suasive


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By saving her from an immediate beating, such belligerent language supplants a maternal, gently suasive, tutelary voice.
An explanation often takes the form of constructing a deductive argument, the conclusion of which is a statement of the fact needing explanation: but, unlike what happens in a suasive argument, in an explanatory argument the epistemic direction may run counter to the direction of logical consequence.
By the latter, I mean that the Marxist ideology toward religion is a cultural system in the Geertzian sense, meaning that "The function of ideology is to make an autonomous politics possible by providing the authoritative concepts that render it meaningful, the suasive images by means of which it can be sensibly grasped" (Geertz 1973:218).
It is from Burke that Nelson gets his idea that courtship is the "use of suasive devices for the transcending of social estrangement" (9).
Pursuing Burke's notion of early modern courtship as a suasive device, Nelson quickly and convincingly finds himself in a position to argue that "courtship is tantamount to rhetoric" (9), and it is this identification, based on Burke, that essentially underlies the argument of the rest of his book: elsewhere Nelson writes of "Donne induc[ing] his audience to court God" (115).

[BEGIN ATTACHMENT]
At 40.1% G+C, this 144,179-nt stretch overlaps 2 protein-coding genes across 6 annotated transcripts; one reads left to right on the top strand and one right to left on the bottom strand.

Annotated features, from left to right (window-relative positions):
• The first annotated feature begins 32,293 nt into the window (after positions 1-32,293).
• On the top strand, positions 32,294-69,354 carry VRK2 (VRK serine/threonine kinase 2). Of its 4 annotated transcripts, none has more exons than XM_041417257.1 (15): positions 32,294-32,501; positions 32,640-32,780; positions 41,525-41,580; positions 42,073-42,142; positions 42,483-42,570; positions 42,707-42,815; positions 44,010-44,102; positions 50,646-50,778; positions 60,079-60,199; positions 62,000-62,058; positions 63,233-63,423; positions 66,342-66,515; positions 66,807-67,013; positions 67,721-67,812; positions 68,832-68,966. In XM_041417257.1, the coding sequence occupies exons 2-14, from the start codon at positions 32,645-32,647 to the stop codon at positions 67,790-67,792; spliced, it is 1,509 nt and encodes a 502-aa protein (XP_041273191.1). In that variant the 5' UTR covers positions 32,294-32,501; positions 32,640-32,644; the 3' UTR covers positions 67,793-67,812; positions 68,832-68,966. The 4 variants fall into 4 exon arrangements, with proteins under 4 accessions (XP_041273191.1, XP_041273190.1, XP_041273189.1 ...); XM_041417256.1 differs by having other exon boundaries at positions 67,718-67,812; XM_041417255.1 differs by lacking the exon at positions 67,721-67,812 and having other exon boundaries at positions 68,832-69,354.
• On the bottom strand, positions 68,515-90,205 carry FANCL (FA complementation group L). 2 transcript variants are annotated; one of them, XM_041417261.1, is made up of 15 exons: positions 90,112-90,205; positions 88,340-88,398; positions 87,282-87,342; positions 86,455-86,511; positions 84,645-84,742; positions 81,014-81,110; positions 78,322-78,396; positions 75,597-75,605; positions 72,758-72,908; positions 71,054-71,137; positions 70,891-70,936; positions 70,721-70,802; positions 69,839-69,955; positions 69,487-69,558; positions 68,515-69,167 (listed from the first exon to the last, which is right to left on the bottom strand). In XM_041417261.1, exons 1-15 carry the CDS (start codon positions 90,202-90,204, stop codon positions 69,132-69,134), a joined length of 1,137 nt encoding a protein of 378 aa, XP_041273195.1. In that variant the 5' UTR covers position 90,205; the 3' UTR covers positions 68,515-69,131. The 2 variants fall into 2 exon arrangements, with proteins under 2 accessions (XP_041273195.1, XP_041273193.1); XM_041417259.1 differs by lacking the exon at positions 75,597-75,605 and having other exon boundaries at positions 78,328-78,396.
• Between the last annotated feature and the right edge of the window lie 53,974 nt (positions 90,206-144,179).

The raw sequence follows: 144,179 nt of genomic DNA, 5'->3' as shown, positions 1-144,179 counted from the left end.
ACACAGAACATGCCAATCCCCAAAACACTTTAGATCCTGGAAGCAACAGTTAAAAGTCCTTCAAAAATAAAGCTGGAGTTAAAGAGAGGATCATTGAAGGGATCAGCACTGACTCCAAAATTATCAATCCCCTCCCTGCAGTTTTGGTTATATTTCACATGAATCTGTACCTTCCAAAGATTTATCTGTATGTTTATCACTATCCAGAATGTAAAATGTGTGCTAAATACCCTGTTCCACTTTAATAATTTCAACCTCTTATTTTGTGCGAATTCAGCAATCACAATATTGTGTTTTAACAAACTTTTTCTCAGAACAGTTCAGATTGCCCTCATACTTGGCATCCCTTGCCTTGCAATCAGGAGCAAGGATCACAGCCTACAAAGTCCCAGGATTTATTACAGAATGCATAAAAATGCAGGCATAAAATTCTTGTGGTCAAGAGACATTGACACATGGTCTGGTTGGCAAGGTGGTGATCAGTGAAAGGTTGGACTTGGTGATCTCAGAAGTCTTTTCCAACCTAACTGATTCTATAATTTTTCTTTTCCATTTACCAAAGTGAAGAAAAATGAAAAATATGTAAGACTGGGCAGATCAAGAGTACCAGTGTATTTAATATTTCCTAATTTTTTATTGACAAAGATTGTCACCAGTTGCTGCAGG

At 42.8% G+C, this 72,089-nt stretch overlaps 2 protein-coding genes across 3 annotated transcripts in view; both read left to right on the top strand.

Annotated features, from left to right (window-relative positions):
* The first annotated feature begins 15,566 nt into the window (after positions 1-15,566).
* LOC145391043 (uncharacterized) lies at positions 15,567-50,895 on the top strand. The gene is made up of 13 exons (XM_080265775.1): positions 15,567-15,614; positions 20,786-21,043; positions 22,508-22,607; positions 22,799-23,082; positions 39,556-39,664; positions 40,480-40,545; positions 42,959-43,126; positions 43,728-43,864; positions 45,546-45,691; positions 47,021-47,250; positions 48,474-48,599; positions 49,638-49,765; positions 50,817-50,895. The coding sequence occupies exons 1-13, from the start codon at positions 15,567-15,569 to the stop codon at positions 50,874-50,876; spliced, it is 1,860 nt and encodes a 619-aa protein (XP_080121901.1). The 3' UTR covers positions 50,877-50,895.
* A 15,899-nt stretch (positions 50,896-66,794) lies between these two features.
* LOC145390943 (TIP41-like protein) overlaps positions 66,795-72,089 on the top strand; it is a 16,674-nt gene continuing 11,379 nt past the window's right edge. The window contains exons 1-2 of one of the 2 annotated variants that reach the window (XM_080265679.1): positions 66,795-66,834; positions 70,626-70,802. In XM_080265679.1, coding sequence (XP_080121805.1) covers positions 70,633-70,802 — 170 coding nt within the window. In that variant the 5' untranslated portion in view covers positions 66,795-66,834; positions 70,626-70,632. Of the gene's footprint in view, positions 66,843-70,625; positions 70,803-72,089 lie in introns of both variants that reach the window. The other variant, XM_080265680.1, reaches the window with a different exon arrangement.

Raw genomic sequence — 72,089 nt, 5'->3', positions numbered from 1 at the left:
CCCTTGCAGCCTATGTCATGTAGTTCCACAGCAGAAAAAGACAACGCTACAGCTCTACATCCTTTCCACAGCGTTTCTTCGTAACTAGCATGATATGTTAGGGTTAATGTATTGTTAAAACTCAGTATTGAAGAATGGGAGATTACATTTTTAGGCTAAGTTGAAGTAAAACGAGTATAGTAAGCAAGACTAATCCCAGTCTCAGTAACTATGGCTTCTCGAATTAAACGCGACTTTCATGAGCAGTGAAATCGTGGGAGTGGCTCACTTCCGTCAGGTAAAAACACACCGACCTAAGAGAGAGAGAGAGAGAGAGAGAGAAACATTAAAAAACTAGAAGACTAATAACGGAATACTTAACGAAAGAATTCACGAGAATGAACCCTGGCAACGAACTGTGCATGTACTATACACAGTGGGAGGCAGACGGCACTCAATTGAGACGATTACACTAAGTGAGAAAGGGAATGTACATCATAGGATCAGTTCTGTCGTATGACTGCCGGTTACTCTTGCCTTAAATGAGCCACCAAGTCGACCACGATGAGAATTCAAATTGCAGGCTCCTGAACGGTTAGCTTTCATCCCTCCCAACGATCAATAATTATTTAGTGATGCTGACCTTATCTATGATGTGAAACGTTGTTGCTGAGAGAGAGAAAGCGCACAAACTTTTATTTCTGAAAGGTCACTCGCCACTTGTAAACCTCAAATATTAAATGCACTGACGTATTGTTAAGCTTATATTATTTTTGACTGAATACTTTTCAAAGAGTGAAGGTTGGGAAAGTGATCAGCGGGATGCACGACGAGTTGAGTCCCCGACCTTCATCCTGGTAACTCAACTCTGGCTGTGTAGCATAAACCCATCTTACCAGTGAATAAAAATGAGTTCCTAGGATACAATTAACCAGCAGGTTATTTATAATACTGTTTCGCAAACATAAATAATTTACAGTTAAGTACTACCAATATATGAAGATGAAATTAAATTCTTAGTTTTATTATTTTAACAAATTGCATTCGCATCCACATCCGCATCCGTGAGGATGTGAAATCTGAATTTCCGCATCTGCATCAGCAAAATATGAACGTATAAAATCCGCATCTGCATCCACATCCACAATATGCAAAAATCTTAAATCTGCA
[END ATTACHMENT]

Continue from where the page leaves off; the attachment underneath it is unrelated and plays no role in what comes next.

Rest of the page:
Tom Bishop suggests that the makers of masques found the ritual created in such events difficult to control, due to the unstable relationship between the 'suasive illusion of solemnity and tradition' associated with court ritual, and the subversive energies of the carnivalesque or grotesque called into being during the antimasque.
Thomas Jefferson's writings alone have produced equally per- suasive arguments for both sides of the debate.
The rules binding lower courts to adhere to precedent are, therefore, not compulsory but suasive. (80)
A rhetoric scholar who looks closely at the suasive qualities of language, I spend a lot of my time looking at how everyday texts call upon certain kinds of literacy and response.
These elements communicate a certain suasive urgency, alerting us to the embedded presence of an argument that Wallace is eager to get across.
This environment will also have required you to cultivate the suasive arts, to learn the constructive uses of ambiguity, to develop the self-restraint not to cross bridges until you come to them, and to practice such conventions of committee work as introducing your personal views by attributing them to others ("What I hear you all saying is ...").